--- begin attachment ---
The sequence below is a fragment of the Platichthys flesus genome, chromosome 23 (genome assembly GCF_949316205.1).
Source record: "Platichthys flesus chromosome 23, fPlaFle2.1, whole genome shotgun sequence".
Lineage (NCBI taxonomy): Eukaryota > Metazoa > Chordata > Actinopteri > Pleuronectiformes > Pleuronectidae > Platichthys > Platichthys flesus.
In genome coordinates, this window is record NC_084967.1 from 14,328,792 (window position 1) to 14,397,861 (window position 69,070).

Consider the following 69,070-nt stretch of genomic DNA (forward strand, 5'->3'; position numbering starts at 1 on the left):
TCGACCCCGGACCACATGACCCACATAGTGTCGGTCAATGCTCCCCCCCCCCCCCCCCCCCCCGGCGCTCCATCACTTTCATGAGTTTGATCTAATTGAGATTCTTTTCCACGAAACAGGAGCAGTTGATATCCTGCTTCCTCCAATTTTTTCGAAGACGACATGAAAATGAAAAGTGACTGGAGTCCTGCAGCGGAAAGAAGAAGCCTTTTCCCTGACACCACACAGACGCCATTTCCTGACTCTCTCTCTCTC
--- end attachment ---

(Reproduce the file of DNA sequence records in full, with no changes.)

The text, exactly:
The sequence below is a fragment of the Platichthys flesus genome, chromosome 23 (genome assembly GCF_949316205.1).
Source record: "Platichthys flesus chromosome 23, fPlaFle2.1, whole genome shotgun sequence".
Lineage (NCBI taxonomy): Eukaryota > Metazoa > Chordata > Actinopteri > Pleuronectiformes > Pleuronectidae > Platichthys > Platichthys flesus.
In genome coordinates, this window is record NC_084967.1 from 14,328,792 (window position 1) to 14,397,861 (window position 69,070).

Consider the following 69,070-nt stretch of genomic DNA (forward strand, 5'->3'; position numbering starts at 1 on the left):
TCGACCCCGGACCACATGACCCACATAGTGTCGGTCAATGCTCCCCCCCCCCCCCCCCCCCCCGGCGCTCCATCACTTTCATGAGTTTGATCTAATTGAGATTCTTTTCCACGAAACAGGAGCAGTTGATATCCTGCTTCCTCCAATTTTTTCGAAGACGACATGAAAATGAAAAGTGACTGGAGTCCTGCAGCGGAAAGAAGAAGCCTTTTCCCTGACACCACACAGACGCCATTTCCTGACTCTCTCTCTCTC